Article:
The computer program instructions may also be loaded onto a computer, other programmable data processing apparatus, or other devices to cause a series of operational steps to be performed on the computer, other programmable apparatus or other devices to produce a computer implemented process such that the instructions which execute on the computer or other programmable apparatus provide processes for implementing the functions/acts specified in the flowchart and/or block diagram block or blocks.
  • [0083]
    The flowchart and block diagrams in FIG. 1 illustrates the architecture, functionality, and operation of possible implementations of systems, methods and computer program products according to various embodiments of the present invention. In this regard, each block in the flowchart or block diagrams may represent a module, segment, or portion of code, which comprises one or more executable instructions for implementing the specified logical function(s). It should also be noted that, in some alternative implementations, the functions noted in the block may occur out of the order noted in the figures. For example, two blocks shown in succession may, in fact, be operated or run substantially concurrently, or the blocks may sometimes be operated or run in the reverse order, depending upon the functionality involved. It will also be noted that each block of the block diagrams and/or flowchart illustration, and combinations of blocks in the block diagrams and/or flowchart illustration, can be implemented by special purpose hardware-based systems that perform the specified functions or acts, or combinations of special purpose hardware and computer instructions.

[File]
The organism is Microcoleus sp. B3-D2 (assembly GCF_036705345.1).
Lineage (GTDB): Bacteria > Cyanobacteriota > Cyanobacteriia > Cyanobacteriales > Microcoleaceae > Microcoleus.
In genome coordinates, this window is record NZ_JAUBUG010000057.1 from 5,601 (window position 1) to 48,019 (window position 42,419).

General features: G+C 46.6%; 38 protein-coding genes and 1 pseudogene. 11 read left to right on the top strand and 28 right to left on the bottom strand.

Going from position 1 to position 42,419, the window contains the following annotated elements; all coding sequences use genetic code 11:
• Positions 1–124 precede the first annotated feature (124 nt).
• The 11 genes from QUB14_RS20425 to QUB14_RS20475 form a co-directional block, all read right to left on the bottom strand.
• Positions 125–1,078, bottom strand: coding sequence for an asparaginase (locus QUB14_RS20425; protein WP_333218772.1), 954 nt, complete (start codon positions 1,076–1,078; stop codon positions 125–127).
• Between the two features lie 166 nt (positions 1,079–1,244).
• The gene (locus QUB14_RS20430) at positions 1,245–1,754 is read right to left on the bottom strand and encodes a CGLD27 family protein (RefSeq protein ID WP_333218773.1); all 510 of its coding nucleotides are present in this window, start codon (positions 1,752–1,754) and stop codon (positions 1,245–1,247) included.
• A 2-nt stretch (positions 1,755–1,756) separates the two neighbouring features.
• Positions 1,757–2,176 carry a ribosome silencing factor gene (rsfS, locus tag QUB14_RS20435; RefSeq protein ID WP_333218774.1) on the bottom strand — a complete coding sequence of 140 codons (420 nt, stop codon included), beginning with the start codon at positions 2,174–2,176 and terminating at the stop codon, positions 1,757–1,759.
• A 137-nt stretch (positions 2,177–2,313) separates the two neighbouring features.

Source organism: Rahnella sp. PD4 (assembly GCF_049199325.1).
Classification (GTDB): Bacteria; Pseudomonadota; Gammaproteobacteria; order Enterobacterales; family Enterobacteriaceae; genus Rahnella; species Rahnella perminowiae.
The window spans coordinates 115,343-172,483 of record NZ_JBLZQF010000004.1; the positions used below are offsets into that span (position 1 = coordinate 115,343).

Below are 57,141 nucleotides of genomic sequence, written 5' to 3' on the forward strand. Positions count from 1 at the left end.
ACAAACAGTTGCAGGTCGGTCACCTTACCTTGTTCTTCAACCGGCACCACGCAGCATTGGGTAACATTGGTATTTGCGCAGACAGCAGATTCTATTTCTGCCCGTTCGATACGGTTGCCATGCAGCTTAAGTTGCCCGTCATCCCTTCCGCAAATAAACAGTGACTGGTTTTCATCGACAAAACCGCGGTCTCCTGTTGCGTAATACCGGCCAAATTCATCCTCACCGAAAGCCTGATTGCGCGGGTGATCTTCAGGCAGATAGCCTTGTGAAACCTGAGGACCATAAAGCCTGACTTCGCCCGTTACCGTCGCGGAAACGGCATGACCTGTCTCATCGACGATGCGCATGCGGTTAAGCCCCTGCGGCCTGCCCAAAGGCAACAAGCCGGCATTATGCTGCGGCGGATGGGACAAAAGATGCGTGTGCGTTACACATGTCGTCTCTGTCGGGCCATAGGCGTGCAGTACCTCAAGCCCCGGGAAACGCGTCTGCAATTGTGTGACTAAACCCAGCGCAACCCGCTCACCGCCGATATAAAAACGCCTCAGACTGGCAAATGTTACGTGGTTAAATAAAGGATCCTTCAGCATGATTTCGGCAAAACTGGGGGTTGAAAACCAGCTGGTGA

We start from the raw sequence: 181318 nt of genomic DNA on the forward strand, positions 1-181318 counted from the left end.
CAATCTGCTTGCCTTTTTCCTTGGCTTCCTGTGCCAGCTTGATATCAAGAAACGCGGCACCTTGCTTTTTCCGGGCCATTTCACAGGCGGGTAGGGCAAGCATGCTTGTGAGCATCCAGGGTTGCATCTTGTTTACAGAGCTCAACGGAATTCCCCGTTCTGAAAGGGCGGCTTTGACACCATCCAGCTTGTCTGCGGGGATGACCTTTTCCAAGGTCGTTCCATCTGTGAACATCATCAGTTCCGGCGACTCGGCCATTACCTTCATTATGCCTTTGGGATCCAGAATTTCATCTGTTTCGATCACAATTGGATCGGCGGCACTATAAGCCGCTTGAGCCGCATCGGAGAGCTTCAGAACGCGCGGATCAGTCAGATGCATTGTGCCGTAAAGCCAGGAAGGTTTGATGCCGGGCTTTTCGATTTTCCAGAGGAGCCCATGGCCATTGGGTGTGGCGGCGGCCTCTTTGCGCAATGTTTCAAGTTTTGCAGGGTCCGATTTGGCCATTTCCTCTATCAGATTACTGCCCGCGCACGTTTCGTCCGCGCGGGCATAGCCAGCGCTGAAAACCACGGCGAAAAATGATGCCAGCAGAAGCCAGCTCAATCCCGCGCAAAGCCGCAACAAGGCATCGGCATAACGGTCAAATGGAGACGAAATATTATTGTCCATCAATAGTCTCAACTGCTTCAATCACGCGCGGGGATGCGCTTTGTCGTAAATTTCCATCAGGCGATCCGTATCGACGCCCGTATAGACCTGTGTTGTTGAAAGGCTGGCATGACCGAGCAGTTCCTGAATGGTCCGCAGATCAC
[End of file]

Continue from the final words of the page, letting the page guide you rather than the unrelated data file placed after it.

• [0084]
    Referring to FIG. 2, an exemplary system 900 for determining a target throughput for a product type in a manufacturing facility is shown. The exemplary system 900 can be employed to perform all of the steps in FIG. 1. The exemplary system includes a computing device that is configured to perform program instructions. The computing device can include a memory and a processor device in communication with the memory. The program instructions can configure the computing device to perform the steps of embodiments of the present invention described above. The exemplary system 900 can be a computer-based system in which the methods of the embodiments of the invention can be carried out by an automated program of machine-executable instructions to determine throughput targets, set lot priorities based on these throughput targets, and dispatch lots for processing based on their priorities.
  • [0085]
    The computer-based system includes a processing unit 910, which can be a computing device and houses a processor device, a memory and other systems components (not shown expressly in the drawing) that implement a general purpose or special purpose processing system, or can be a computer that can execute a computer program product. The computer program product can comprise data storage media, such as a compact disc, which can be read by the processing unit 910 through a disc drive 920. Alternately or in addition, the data storage media can be read by any means known to the skilled artisan for providing the computer program product to the general purpose processing system to enable an operation thereby. The exemplary system 900 can include a data interface device 905 that is configured to capture and/or transmit snapshots of the WIP distribution of at least one product type that is manufactured in a manufacturing facility.